Anbieter: Orell Fuessli CH
Stand: 23.02.2020
Zum Angebot
Draping Period Costumes: Classical Greek to Vic...
34,99 € *
ggf. zzgl. Versand

One way of creating a theatrical costume is called flat patterning. This is when a costume designer uses a pattern made to the wearer's measurements to cut out and sew together a costume. In many cases flat patterning is the more appropriate method for creating a period costume - skirts, pants, and sleeves, for example. However, working in two-dimensions often does not translate correctly onto a three-dimensional dress form or person. Often a designer will need to tweak style lines on a garment once they see it worn, or a costume will need a quick adjustment right before going on stage. In those cases, designers need to know how to correctly drape a costume. Draping is also the best way to construct a period costume right from the start. The construction of garments in earlier centuries often constricted movement, especially in the area of the armhole. The very different size and proportions of contemporary people compared to those in previous centuries makes the use of period patterns difficult. A well-draped garment can give the impression of period accuracy while permitting the wearer greater freedom of movement. Having a mock-up pinned to the form in its early stages is quicker and easier to adapt than drafting a flat pattern, cutting it out of muslin and sewing it. It also provides the opportunity for greater creativity and adaptation as well as a better understanding of what fabric will and won't do.In Draping Period Costumes, Sharon Sobel explains in step-by-step detail the basics of draping and demonstrates the use of those basic skills in the creation of a representative selection of period costumes from a variety of time periods. Chapters are broken into time periods and have two parts: an analysis of how clothing was made and worn during that specific time period, and detailed instruction on draping techniques to construct the costume. Copiously illustrated, images allow this visual audience to easily follow along with detailed instructions.A part of the Costume Topics series, this book will be 256 pages, a snazzy 8.25 x 7.5 trim size, and spiral bound-a format consistently requested by our audience so that they can lay the book flat while working from it.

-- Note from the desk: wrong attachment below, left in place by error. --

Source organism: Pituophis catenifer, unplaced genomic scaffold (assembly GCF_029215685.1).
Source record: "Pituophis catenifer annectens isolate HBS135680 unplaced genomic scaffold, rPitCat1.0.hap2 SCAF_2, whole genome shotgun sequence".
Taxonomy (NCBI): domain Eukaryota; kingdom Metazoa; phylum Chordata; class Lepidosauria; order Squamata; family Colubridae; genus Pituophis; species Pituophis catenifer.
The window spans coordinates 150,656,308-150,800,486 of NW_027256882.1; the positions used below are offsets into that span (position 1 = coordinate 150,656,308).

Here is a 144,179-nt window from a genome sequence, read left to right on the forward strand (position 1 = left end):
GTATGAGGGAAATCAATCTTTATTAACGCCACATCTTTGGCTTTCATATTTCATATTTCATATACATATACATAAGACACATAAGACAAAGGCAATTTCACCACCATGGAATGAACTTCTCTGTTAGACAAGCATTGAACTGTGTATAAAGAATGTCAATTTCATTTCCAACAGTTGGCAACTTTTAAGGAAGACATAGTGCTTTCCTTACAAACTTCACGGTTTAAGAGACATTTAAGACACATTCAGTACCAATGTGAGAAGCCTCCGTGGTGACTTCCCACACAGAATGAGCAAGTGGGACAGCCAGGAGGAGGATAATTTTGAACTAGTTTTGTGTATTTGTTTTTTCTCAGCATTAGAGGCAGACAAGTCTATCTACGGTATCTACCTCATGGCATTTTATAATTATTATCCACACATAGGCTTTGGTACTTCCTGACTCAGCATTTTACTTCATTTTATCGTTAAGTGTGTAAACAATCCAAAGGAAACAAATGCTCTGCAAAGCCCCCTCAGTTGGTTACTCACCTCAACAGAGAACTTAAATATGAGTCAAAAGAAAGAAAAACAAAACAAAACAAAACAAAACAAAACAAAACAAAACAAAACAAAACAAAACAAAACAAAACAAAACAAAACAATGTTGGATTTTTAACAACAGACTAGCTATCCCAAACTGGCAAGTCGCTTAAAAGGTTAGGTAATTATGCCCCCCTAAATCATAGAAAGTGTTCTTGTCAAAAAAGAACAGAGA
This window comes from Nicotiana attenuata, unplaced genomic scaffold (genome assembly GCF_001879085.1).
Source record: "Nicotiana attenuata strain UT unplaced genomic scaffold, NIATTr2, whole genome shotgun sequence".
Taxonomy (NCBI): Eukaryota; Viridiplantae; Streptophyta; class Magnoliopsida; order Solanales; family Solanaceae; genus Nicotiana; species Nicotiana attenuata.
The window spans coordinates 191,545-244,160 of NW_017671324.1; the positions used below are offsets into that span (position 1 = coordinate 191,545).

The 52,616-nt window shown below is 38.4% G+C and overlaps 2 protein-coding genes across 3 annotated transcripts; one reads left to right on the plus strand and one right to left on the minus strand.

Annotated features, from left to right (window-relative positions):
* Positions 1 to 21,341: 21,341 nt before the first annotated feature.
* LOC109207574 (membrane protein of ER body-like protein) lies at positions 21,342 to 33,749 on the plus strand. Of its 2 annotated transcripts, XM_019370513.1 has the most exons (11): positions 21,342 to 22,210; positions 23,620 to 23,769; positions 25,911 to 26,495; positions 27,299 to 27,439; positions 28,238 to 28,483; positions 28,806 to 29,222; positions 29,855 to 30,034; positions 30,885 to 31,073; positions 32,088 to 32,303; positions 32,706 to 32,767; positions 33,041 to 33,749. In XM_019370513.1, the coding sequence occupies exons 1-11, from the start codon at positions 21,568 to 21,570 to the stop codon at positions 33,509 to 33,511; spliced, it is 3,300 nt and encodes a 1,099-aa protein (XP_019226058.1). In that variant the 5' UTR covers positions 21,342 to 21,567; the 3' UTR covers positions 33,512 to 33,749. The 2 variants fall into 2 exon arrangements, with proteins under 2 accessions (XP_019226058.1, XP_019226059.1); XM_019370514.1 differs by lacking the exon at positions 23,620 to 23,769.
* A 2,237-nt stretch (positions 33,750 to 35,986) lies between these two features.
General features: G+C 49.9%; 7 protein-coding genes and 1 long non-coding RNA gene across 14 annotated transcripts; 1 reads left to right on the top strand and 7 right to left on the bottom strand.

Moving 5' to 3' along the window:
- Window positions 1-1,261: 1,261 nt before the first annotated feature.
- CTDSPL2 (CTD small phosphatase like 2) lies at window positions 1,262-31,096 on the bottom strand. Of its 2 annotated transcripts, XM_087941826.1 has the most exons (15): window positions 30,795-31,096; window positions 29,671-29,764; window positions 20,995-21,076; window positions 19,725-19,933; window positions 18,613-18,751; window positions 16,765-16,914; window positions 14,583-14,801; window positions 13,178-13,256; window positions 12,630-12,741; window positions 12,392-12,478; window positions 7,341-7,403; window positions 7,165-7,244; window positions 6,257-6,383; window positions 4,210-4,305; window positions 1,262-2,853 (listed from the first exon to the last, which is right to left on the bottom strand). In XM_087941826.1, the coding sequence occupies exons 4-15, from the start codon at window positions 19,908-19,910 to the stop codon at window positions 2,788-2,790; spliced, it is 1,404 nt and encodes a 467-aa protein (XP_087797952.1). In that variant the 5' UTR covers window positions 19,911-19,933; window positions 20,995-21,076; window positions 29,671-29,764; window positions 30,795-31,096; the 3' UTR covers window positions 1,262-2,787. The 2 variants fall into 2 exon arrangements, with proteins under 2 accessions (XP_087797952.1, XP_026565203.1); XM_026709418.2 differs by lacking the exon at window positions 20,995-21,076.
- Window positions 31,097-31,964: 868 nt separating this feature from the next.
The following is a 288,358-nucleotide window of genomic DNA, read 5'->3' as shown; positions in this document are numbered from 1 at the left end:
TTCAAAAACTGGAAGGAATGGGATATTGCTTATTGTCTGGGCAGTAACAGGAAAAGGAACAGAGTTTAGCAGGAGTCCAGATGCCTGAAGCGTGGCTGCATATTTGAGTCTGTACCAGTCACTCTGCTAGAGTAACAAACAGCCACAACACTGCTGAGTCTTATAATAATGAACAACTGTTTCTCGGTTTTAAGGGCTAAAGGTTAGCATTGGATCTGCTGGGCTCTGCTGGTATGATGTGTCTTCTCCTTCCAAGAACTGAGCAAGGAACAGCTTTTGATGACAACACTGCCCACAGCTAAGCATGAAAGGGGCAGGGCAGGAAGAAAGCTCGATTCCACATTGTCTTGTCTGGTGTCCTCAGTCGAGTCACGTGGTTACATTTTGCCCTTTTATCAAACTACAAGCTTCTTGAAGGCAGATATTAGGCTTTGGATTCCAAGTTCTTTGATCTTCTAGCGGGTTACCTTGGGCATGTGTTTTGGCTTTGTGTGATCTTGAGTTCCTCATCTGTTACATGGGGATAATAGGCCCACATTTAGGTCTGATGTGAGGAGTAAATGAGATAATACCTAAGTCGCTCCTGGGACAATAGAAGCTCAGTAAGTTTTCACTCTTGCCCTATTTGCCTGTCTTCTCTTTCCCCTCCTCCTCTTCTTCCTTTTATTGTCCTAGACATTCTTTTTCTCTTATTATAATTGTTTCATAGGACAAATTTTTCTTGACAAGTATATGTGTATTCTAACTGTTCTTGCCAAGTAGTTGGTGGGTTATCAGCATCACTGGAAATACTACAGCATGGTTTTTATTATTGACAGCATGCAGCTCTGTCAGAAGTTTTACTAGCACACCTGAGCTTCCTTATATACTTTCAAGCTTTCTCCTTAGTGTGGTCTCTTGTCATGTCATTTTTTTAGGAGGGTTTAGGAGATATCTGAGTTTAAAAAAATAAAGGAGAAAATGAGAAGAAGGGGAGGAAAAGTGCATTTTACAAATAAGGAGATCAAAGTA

Anbieter: Thalia AT
Stand: 23.02.2020
Zum Angebot
Reforming French Culture
62,20 € *
ggf. zzgl. Versand

Reforming French Culture is a ground-breaking work on the literary genre of Reformation satire-colloquial, obscene, scatological-designed to mock the excesses as well as the essence of the Roman Catholic rite and hierarchy. Enticingly, Hoffmann proposes that while romance, with its episodic, heroic narrative, is the literary genre of Counter-Reformation, satire is the genre of Reformation. This minor category of Renaissance French literature is an unstudied continent that plays a key role, not only in French literature, but also in French history, and in the evolution of French culture more generally. From this deceptively small focus, the volume opens up huge vistas: on the Reformation, on French history, and on the symbiosis of spirituality and estrangement to which it views modern French culture as heir. Rather than using literature to illustrate history, or contextualizing literature through historical background, this book brings literary understanding (what satire is and what it does) to bear on historical understanding. Situated at the crossroads of religion, literature, and cultural history, it explores how France, in this period, became a culturally Protestant country while remaining confessionally Catholic.

Anbieter: Thalia AT
Stand: 23.02.2020
Zum Angebot